Princeville: Nearly one year after Hurricane Matthew displaced thousands of families and damaged or destroyed thousands of homes, North Carolina continues working to help survivors and communities rebuild, with more help needed for full recovery.
“Hurricane Matthew struck a serious blow to our state, but North Carolinians are resilient and we are making progress toward recovery,” Governor Roy Cooper said. “As I travel our state and visit communities rebuilding from Matthew, I see work still to do but also many signs of hope.”
Gov. Cooper travelled to Princeville today to see recovery progress first-hand. In recent weeks, Gov. Cooper and state Emergency Management officials have also travelled to Lumberton, Fair Bluff, Kinston, Goldsboro, Windsor and Fayetteville, with future trips planned to other communities.
“North Carolina knows well the damage that hurricane winds and water can bring, and our hearts go out to recent hurricane victims in Texas, Florida, Puerto Rico and elsewhere,” Gov. Cooper said. “We also know that recovering from a disaster is a long-term process, and North Carolina families and communities still rebuilding from Matthew must not be forgotten.”
Gov. Cooper continues to work closely with the state’s congressional delegation to fight for additional federal funds to help the state recover fully, and will also work with legislators on any additional state funds needed.
Matthew made landfall in South Carolina as a Category 1 storm on Oct. 8, 2016 and then dumped between eight and 12 inches of rain across much of central and eastern North Carolina over the next two days. Some Tar Heel communities received up to 18 inches of rain from the storm that set 17 county rainfall records and caused flooding in all six of the state’s river basins. The Tar, Cape Fear, Cashie, Lumber and Neuse rivers flooded and remained at flood stage for two weeks.
In North Carolina, 31 deaths were attributed to the storm that displaced thousands of families and prompted thousands of people to seek safety in emergency shelters. Swift water and helicopter rescue teams pulled 2,336 people from the floodwaters that damaged or destroyed nearly 100,000 homes. Matthew’s flooding and winds also closed more than 660 roads, breached 20 dams, knocked out power to more than 815,000 households and prompted 21 counties to issue water advisories.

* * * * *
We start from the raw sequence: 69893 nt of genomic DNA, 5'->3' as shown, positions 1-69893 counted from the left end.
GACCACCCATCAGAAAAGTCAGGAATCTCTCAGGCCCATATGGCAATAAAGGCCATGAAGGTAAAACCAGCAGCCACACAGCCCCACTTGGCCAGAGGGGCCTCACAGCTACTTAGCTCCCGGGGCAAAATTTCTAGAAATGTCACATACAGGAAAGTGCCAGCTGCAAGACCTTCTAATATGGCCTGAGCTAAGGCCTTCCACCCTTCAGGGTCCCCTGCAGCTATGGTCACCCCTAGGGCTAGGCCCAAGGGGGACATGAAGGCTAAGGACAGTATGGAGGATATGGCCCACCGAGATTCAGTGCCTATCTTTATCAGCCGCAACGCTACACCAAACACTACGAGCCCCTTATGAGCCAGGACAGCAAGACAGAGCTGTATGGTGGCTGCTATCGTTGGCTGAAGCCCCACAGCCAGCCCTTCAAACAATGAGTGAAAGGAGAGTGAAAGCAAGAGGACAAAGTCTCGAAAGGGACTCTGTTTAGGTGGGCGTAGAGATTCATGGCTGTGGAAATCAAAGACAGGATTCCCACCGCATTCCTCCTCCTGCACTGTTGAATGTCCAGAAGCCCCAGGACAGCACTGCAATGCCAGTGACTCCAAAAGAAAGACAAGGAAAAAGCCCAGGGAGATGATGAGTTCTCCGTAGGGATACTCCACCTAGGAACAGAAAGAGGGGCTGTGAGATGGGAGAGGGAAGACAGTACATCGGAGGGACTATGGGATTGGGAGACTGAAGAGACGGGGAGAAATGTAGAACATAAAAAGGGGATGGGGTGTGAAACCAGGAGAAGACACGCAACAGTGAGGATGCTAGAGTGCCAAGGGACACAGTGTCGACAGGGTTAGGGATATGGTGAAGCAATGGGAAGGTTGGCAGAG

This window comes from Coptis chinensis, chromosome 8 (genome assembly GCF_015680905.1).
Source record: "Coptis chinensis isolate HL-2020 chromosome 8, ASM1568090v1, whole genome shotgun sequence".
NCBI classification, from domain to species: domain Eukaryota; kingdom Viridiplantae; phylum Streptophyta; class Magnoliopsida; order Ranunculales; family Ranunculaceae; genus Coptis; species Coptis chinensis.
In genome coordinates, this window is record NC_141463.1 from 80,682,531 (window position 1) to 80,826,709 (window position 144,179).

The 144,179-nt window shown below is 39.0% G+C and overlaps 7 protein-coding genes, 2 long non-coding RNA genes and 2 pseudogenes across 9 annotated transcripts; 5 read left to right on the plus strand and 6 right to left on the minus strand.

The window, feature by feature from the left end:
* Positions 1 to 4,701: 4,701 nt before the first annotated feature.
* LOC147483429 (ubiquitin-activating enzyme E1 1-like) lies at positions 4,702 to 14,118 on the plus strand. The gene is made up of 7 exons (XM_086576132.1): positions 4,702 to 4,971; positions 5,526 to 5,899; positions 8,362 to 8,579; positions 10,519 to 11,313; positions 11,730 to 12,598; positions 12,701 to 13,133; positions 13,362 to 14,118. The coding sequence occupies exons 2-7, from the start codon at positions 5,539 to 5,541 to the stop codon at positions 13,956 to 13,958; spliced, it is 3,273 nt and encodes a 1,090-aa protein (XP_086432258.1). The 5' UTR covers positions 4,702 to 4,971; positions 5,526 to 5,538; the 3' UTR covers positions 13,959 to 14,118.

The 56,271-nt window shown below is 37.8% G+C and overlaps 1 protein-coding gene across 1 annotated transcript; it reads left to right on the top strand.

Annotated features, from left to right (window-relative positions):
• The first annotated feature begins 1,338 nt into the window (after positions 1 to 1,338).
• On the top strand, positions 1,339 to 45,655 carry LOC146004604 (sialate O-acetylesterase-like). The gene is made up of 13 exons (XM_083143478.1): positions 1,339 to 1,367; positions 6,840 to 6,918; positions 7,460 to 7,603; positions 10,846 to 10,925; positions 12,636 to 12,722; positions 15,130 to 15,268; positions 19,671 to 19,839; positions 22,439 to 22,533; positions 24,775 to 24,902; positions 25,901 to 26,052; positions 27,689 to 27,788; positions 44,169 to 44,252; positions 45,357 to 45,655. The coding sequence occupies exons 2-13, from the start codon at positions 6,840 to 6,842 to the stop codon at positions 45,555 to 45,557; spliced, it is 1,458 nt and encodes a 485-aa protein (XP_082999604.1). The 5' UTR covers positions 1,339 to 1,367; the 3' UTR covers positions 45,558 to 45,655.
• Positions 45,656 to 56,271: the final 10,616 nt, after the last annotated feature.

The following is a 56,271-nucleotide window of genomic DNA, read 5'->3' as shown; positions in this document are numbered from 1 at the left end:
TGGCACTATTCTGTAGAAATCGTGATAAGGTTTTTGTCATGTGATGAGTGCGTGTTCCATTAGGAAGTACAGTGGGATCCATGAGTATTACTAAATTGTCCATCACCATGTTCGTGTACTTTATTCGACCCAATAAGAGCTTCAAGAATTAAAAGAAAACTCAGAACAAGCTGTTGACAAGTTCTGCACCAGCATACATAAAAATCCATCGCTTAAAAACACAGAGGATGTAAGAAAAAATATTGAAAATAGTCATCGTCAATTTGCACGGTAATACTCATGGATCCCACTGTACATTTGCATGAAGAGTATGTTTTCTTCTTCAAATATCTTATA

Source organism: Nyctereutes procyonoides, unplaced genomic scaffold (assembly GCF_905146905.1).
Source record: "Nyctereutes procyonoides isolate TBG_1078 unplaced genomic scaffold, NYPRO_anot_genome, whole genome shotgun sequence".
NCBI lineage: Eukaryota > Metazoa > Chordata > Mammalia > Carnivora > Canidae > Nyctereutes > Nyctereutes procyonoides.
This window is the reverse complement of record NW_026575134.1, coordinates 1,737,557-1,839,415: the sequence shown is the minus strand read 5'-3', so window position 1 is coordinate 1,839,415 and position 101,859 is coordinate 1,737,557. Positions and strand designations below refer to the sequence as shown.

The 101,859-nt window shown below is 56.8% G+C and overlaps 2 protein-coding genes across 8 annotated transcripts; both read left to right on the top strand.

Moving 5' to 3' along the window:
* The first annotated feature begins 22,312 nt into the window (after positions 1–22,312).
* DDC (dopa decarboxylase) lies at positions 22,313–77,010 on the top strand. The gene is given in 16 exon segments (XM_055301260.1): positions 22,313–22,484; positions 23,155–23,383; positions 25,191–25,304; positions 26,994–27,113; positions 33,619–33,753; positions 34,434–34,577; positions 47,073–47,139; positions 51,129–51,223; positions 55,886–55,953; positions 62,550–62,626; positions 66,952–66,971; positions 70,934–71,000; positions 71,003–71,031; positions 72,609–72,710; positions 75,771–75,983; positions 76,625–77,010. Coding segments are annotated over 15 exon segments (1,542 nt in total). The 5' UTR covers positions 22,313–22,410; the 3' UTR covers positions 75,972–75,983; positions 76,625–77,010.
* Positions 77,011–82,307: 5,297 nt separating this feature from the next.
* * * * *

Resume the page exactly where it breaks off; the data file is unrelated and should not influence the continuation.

In addition to North Carolina first responders and volunteers, more than 10 states sent help to North Carolina including swift water rescue teams, nurses, mobile kitchens, food and water and emergency management teams.
Hurricane Matthew left in its wake an estimated $4.8 billion in damages to homes, businesses, public facilities, agriculture, roads and more across half of the state’s 100 counties, according to an economic study conducted post-disaster by N.C. Emergency Management (NCEM).
Help Provided, More Needed
Approximately $1.5 billion in federal and state money has been committed for Matthew recovery to date, including funds allocated but not yet received on the ground. That includes FEMA assistance for individuals, families and communities through the Individual and Public Assistance programs, National Flood Insurance Program claims, Small Business Administration loans, grants to buyout or elevate housing, and funds for damage to farms and highways.
North Carolina requires more help and Gov. Cooper continues to work with the state’s Congressional delegation to get additional appropriations for unmet needs, particularly housing and agricultural losses.
Safe and affordable housing quickly emerged as the primary short- and long-term recovery priority following Hurricane Matthew.
“Damage and destruction from Hurricane Matthew highlighted the lack of safe affordable housing in North Carolina,” said Gov. Cooper. “As we’ve seen time and again, those who can afford it the least are often the ones hurt the most by disasters.”
Progress Made, Housing Needs Remain
Local, state and federal emergency management agencies have partnered to provide a variety of housing solutions for those displaced by the storm, from short-term shelters for evacuees and temporary stays in hotels and mobile homes, to long-term plans for more resilient, disaster-resistant communities.
More than 3,000 families lived in hotels for weeks as part of a FEMA temporary shelter program as they either repaired their homes or found new places to live. For some families, the hotel stays lasted for months in communities where Matthew destroyed much of the rental housing stock, including low-income housing, leaving few options. Six months after the storm, 270 families displaced by Matthew were still in hotels. By July 2017, North Carolina officials took over the temporary sheltering program and worked with each family on a weekly basis to explore possible housing options. Today, four families remain in hotels until home repairs currently underway are completed.
For many families in rural communities or areas with limited rental options, FEMA mobile housing units provided temporary homes while they repaired their houses. In all, 161 mobile homes helped families in seven eastern counties.
“For survivors, recovering from a disaster can be a full-time job in itself,” said state Emergency Management Director Mike Sprayberry. “A tremendous amount of work must take place to piece back together every part of your life from finding housing, replacing personal belongings, securing transportation, sometimes finding new jobs. Some have no other resources to help them, so we work with them to provide whatever support we can to help them get back on their feet.”